Chapter no 25

The Silent Patient

THAT AFTERNOON I WENT TO CAMBRIDGE, to visit Alicia’s cousin, Paul Rose.

As the train approached the station, the landscape flattened out and the fields let in an expanse of cold blue light. I felt glad to be out of London— the sky was less oppressive, and I could breathe more easily.

I left the train along with a trickle of students and tourists, using the map on my phone to guide me. The streets were quiet; I could hear my footsteps on the pavement echoing. Abruptly the road stopped. A wasteland lay ahead, muddy earth and grass leading to the river.

Only one house stood alone by the river. Obstinate and imposing, like a large red brick thrust into the mud. It was ugly, a Victorian monster. The walls were overgrown with ivy, and the garden had been overtaken by plants, weeds mostly. I got the sense of nature encroaching, reclaiming territory that had once been hers. This was the house where Alicia had been born. It was where she spent the first eighteen years of her life. Within these walls her personality had been formed: the roots of her adult life, all causes and subsequent choices, were buried here. Sometimes it’s hard to grasp why the answers to the present lie in the past. A simple analogy might be helpful: a leading psychiatrist in the field of sexual abuse once told me she had, in thirty years of extensive work with pedophiles, never met one who hadn’t himself been abused as a child. This doesn’t mean that all abused children go on to become abusers, but it is impossible for someone who was not abused to become an abuser. No one is born evil. As Winnicott put it, “A baby cannot hate the mother, without the mother first hating the baby.” As babies, we are innocent sponges, blank slates, with only the most basic needs present: to eat, shit, love, and be loved. But something goes wrong, depending on the circumstances into which we are born, and the house in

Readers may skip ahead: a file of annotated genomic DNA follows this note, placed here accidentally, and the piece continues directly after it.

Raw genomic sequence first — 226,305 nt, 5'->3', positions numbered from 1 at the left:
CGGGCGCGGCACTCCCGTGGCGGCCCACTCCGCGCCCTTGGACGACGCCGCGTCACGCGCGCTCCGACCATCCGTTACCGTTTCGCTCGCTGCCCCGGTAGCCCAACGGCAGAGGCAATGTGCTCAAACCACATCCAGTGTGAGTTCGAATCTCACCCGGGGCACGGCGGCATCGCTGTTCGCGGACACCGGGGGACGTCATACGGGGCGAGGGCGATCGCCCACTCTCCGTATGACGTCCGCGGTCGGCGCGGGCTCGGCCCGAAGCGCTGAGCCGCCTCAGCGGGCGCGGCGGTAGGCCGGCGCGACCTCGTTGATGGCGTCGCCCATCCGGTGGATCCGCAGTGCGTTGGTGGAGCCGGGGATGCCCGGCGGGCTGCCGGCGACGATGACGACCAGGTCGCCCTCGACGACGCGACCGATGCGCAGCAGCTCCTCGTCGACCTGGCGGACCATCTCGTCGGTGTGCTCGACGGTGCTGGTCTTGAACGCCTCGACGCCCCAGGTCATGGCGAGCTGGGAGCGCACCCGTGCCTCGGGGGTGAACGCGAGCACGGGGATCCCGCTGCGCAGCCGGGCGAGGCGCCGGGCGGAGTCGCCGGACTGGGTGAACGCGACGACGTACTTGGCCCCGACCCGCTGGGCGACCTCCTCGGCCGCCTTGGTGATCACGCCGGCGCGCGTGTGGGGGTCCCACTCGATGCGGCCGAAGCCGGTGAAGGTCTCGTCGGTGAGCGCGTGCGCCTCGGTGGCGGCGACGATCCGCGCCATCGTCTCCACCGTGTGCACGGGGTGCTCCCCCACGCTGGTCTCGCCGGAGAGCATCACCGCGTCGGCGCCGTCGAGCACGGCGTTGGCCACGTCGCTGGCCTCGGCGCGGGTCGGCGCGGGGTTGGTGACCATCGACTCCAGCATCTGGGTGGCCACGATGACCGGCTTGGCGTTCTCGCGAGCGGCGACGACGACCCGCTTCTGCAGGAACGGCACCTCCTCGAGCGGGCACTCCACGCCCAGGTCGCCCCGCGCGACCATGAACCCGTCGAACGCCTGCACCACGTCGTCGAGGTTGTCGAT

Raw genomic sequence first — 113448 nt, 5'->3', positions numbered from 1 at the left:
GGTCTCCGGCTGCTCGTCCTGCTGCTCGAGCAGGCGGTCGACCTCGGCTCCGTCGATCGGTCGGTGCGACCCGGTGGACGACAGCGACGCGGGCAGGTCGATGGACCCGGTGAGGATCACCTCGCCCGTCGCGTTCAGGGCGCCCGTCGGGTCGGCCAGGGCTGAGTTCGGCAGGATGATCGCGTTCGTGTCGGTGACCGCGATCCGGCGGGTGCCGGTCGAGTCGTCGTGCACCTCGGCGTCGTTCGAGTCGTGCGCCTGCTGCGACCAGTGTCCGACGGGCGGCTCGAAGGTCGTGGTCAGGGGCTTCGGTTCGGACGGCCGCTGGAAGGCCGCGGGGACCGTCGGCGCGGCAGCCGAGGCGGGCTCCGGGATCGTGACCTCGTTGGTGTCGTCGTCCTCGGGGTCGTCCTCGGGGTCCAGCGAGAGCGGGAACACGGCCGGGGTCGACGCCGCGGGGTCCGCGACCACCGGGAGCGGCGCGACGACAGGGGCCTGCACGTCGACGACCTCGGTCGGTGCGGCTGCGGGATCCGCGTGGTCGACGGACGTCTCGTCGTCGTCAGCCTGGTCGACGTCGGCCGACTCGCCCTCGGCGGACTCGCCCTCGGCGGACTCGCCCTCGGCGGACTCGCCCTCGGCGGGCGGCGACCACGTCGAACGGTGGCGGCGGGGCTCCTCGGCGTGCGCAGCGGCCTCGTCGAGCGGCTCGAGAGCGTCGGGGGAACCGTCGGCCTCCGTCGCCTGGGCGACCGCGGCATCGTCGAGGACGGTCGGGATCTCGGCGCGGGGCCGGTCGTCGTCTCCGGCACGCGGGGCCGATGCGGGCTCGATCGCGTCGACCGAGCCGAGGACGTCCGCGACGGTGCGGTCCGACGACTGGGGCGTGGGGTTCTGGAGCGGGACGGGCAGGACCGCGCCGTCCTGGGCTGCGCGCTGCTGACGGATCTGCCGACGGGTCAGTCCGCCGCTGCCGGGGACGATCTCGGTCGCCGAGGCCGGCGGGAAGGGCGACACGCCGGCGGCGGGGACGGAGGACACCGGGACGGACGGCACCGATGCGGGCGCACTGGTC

which we grow up. A tormented, abused child can never take revenge in reality, as she is powerless and defenseless, but she can—and must—harbor vengeful fantasies in her imagination. Rage, like fear, is reactive. Something bad happened to Alicia, probably early in her childhood, to provoke the murderous impulses that emerged all those years later. Whatever the provocation, not everyone in this world would have picked up the gun and fired it point-blank into Gabriel’s face—most people could not. That Alicia did so points to something disordered in her internal world. That’s why it was crucial for me to understand what life had been like for her in this house, to find out what happened to shape her, make her into the person she became—a person capable of murder.

I wandered farther into the overgrown garden, through the weeds and waving wildflowers, and made my way along the side of the house. At the back was a large willow tree—a beautiful tree, majestic, with long bare branches sweeping to the ground. I pictured Alicia as a child playing around it and in the secret, magical world beneath its branches. I smiled.

Then I felt uneasy suddenly. I could sense someone’s eyes on me.

I looked up at the house. A face appeared at an upstairs window. An ugly face, an old woman’s face, pressed against the glass—staring straight at me. I felt a strange, inexplicable shiver of fear.

I didn’t hear the footsteps behind me until too late. There was a bang—a heavy thud—and a stab of pain at the back of my head.

Everything went black.

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